Although I had an older brother and sister, I felt alone a great deal of the time I was growing up. I never "acted out" my need for attention. I did not get bad grades in school. On the contrary, I was a quiet child who made the honor roll. I was always given my sisters hand-me-downs which I resented. My grandmother was very strict and often cold. There were never hugs or kisses and not once do I remember an I love you. My father still came to visit, but remarried when I was eight. His new wife was like something out of a horror novel. The mental torture that I endured was a million times worse than what Cinderella went through. My grandmother along with my brother and sister came up with a nickname for me. They called me dog and taunted me every time we passed the pet supplies in the grocery store. At the age of ten my beloved paternal grandmother Memo, the only light in my otherwise dark world, died in her sleep while I was in the next room. I sat and watched as the paramedics tried to revive her with no success. On the car ride back home, my stepmother screamed at my father to "shut me up and stop my crying," as if what I had just been through should not have affected me at all. She left my father a few years later. At fifteen I ran away from my grandmothers house and went to live with my dad. I was receiving survivors support which I never saw once I moved in with my father. Although I did not know it
The parents came out of Grandma’s room by one by one, bags under their eyes, makeup running down their face, and bright red noses. By that time, I could almost predict what happened. As my mom and dad approached us with their heads down, I prepared myself to hear exactly what I never wanted to hear. “The doctors are turning off the life support machine. She isn’t suffering anymore, and she will be looking over every one of you guys. She said she loves you all so much,” Mom told us while my dad didn’t hide his tears back.
I walked away feeling like I was a complete failure and that I didn’t deserve to go on. On the way home my mother tried to talk to me, but, I put on my headphones and cried silently. Once we were home my father asked how it went. The tears that were in my eyes and they became more evident as my shoulders and chest were shaking and trembling. The only sound in the room was the sound of me crying and wailing. I started crumbling and falling to the ground and my mother and father rushed to my side. They held me until the tears came to a stop and a little bit afterwards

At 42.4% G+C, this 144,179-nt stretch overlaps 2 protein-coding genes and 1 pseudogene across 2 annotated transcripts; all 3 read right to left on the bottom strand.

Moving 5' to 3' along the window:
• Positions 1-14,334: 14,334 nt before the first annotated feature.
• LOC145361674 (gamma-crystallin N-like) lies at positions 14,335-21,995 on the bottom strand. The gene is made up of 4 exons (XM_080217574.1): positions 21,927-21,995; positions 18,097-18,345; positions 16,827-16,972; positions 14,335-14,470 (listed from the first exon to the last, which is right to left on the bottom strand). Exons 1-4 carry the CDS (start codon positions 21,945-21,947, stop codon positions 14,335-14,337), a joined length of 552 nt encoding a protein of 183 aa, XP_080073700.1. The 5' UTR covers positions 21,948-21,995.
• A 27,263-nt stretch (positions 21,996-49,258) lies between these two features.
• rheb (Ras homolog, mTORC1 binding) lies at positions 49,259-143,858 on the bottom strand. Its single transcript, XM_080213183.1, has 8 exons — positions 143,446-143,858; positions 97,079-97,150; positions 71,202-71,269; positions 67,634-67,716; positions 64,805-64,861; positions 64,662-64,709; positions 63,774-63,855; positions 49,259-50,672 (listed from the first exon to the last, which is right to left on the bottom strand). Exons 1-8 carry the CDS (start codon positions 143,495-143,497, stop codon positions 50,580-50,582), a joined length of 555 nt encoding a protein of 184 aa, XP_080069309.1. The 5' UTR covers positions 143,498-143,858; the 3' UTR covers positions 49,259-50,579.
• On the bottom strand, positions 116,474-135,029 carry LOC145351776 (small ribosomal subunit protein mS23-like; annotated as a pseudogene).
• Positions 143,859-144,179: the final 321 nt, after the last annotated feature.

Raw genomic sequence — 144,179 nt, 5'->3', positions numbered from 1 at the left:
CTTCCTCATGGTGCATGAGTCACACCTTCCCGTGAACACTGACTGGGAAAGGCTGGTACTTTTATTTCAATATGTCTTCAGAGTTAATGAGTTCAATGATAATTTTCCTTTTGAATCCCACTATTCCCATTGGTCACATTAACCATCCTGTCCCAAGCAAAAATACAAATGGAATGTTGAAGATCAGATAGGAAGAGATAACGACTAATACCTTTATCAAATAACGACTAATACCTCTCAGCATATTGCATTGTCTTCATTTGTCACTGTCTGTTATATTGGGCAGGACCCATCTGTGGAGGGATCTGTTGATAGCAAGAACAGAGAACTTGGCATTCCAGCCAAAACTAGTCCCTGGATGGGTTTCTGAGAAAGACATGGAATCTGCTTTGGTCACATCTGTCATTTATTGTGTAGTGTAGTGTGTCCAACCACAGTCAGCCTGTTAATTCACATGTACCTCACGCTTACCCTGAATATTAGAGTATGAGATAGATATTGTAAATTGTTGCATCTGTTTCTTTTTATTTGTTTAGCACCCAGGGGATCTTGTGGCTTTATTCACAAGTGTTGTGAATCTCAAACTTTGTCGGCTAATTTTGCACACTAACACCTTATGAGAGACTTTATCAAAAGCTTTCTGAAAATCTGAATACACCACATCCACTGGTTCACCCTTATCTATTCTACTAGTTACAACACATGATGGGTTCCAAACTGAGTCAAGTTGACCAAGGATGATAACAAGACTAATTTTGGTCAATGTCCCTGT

‘I don’t want to lose her,’ I kept repeating in my head trying to look strong for her. I was trying to not show how scared I was, trying to stop bursting into tears the second I saw her in the state she was. She was so weak and there was nothing I could do to help, except stay out of the doctor’s way. There were nurses and doctors rushing around and giving me a strange look until realization dawned on them. I was at the hospital with my mom around 10 at night, in my pajamas, wondering what was going to happen to her and if she was going to be okay.
“I don’t feel so well” Jan’s father had suddenly said one morning at breakfast. Her father, a World War II veteran, stood up and went to go lie down. The rest of the family continued with their day. Michael went to see how his father was. When he tried to wake him his father didn’t respond or make a sound. The 11 year old boy was the one who first knew that his father was gone. The memory of her father’s loss is vivid in Jan’s mind. It was a substantial shock after he had survived the horrors of World War II and then just passed away quietly at home one morning. Jan now understands how
I felt someone rubbing my arm softly. When I opened my eyes, I was on the couch with… Katy was snuggled up against me and held my arm in place as I tried to move it from cradling her. Oh, but the man’s deep harsh voice that now rattled my brain had me frozen in place and in pain. Katy covered most of my face being in front of me as we spooned, but I could see (who had to be her dad) on the wall size TV looking at the two of us huddled closely together.
“Your grandfather didn’t just die Faith, he was murdered. My father put rat poison in his wine that night that our families got together for a dance. I tried so hard to stop him but he locked me up in my room so I couldn’t.” Embry had a shaky voice and a loud cry now. My head swarmed with terrible thoughts that I couldn’t get out of my head. My whole family thought he died of a heart attack. What if my parents really knew the truth and weren’t telling me? Why is Embry going for me and not anybody else? I collapsed to the ground. Lily immediately ran out from the popcorn cart and held me tight. It felt like my world was coming to an end. Embry kept apologizing like it was all her fault.